G-Star RAW launches scheme to halt plastic pollution in oceans

Designer clothing company G-Star RAW has joined forces with marine pollution campaign group the Plastic Soup Foundation in an effort to prevent microfibres creating plastic pollution in the world's oceans.

G-Star and the Plastic Soup Foundation are urging other fashion companies and the textile industry to support the international Ocean Clean Watch scheme

G-Star and the Plastic Soup Foundation are urging other fashion companies and the textile industry to support the international Ocean Clean Watch scheme

Following the success of the ‘RAW for the Oceans’ collections partnership with music star Pharrell Williams - which saw G-Star create jeans from ocean plastic waste, the Dutch designer is now looking to entirely replace the polyester used throughout its collections with recycled plastic.

By 2020, G-Star aims to use 100% recycled material as an alternative to conventional polyester, which accounts for around 10% of the materials used in the firm's collection.

G-Star corporate responsibility director Frouke Bruinsma said: “With RAW for the Oceans, we were the first to make denim from recycled ocean plastic and we are now starting to completely replace the 10% conventional polyester in our collection with recycled plastic.

“We want to continue to create progress through sustainable innovation and join forces with the Plastic Soup Foundation to battle the microfiber problem. Only a strong alliance of dedicated stakeholders around the world can turn the tide. Everyone is welcome to join us.”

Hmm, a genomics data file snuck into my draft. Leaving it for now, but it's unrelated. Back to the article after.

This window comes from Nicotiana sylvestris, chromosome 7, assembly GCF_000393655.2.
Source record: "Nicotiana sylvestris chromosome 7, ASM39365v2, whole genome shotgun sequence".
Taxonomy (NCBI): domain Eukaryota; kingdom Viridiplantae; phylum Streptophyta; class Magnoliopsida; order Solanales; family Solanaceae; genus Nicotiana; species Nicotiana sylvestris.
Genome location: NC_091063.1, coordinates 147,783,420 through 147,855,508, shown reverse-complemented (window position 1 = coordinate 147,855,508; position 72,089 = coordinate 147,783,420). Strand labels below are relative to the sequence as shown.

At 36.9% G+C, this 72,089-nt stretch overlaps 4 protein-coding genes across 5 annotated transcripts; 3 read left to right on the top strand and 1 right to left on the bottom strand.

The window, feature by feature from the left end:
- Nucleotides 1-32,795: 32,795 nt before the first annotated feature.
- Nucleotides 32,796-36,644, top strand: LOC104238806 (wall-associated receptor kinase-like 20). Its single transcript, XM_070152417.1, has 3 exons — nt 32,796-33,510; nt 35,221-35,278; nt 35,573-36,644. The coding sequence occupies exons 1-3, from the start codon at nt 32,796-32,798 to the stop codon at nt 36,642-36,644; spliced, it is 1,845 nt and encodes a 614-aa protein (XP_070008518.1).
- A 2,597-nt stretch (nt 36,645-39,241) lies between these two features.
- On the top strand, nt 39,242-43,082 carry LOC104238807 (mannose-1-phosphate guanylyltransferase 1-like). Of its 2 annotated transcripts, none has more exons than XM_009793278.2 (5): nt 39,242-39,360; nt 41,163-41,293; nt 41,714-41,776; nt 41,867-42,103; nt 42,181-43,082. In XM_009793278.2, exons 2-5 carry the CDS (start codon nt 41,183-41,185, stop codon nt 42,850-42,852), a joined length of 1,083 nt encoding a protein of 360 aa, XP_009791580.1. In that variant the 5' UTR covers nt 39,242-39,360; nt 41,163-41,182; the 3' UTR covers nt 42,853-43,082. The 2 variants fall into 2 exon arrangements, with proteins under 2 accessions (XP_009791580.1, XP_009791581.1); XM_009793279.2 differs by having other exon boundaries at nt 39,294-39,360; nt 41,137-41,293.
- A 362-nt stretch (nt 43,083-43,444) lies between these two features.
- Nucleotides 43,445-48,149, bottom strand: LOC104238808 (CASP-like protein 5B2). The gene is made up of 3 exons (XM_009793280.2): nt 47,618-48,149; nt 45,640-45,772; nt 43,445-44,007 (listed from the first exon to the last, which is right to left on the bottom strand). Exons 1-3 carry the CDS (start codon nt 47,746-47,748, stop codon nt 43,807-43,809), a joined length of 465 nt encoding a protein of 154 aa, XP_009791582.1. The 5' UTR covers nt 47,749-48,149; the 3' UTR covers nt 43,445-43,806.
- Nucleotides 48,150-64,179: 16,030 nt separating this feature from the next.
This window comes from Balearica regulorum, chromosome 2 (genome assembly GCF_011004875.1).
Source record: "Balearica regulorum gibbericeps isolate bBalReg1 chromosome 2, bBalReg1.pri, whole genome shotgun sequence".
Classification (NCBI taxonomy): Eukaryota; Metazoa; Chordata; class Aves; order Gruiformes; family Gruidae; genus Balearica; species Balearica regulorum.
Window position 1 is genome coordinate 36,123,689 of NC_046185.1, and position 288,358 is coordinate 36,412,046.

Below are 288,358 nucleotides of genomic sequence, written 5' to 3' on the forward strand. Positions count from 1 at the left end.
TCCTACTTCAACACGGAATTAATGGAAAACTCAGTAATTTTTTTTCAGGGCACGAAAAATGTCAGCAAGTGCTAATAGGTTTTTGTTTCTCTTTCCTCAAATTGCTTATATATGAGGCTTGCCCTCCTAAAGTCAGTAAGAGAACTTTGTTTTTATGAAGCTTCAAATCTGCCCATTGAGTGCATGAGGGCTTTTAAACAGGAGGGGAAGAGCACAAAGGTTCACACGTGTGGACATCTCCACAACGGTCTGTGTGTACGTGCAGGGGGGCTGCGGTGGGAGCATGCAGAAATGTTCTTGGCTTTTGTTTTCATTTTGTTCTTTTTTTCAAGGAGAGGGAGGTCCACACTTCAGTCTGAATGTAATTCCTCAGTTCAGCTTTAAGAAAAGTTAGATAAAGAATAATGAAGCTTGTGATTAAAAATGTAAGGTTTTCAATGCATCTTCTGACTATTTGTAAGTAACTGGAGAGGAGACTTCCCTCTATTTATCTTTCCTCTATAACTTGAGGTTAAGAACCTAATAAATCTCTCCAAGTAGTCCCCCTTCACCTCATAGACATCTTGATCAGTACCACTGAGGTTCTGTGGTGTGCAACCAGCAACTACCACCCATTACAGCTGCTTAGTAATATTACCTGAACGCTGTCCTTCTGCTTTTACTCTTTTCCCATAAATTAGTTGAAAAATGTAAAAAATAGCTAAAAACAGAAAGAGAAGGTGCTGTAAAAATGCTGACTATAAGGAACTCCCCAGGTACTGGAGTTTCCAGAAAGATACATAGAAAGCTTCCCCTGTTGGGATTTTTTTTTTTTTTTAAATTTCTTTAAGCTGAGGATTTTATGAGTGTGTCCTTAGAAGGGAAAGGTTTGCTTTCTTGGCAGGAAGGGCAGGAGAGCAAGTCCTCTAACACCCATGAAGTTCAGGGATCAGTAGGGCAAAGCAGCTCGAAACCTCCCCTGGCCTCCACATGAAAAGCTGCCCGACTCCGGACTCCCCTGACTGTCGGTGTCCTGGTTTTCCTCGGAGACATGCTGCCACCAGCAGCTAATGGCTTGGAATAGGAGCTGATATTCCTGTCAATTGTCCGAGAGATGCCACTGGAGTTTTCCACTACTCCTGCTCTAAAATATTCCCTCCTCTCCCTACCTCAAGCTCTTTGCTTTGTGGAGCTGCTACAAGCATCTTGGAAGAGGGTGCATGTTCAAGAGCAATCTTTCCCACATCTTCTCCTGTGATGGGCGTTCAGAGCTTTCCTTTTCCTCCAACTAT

Industry leaders

G-Star and the Plastic Soup Foundation are now urging other fashion companies and the textile industry to support the international 'Ocean Clean Watch' scheme, which seeks to develop innovative solutions that could prevent the release of plastic fibres from garments in the future.

The director of the Plastic Soup Foundation has hailed G-Star as the first fashion brand to “recognise and support the need for innovation” in the sector. Maria Westerbos said: “Leading European research recently showed that a fleece releases an incredible one million microfibers every time it is washed.

“If you imagine that, every day, a couple of billion people around the world wash their clothing, and that almost every item of clothing contains plastic nowadays, you can easily see why it is imperative to deal with this cause of the plastic soup immediately.”

The battle against microfibre fits into G-Star’s own sustainability strategy, which the firm says prioritises the social and environmental aspects of product manufacturing.

Since 2014, plastic bags in all G-Star stores worldwide have been replaced with paper bags made from FSC certified paper, enabling the label to reach an annual reduction of more than 1.5 million plastic bags - accounting for approximately 70,000kg of plastic.

G-Star is also committed to eliminating industrial releases of hazardous chemicals into the environment and has set the target to reach zero discharge of hazardous chemicals (ZDHC) from all products and production processes by 2020.

Green Carpet Challenge

Sustainability in the fashion industry has recently attracted media publicity thanks to a number of new initiatives gaining the support of iconic brands and high-profile figures. At the 2016 Met Gala, celebrities such as Emma Watson, Lupita Nyong’o and Margot Robbie wore Calvin Klein Collection to take the 'Green Carpet Challenge', championing sustainable fashion. Watson’s dress was made from a fabric uniquely designed from used plastic bottles sourced, processed and spun into yarns exclusively in Italy.

This pledge from G-Star RAW also follows on from an innovative plastic waste project from fellow Dutch firm Interface, which saw the carpet tile manufacturer, join forces with a 'plastic fishing' company to design and create a unique boat made from more than 7,000 plastic bottles fished from the canals of Amsterdam.

Resource Revolution Conference

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George Ogleby


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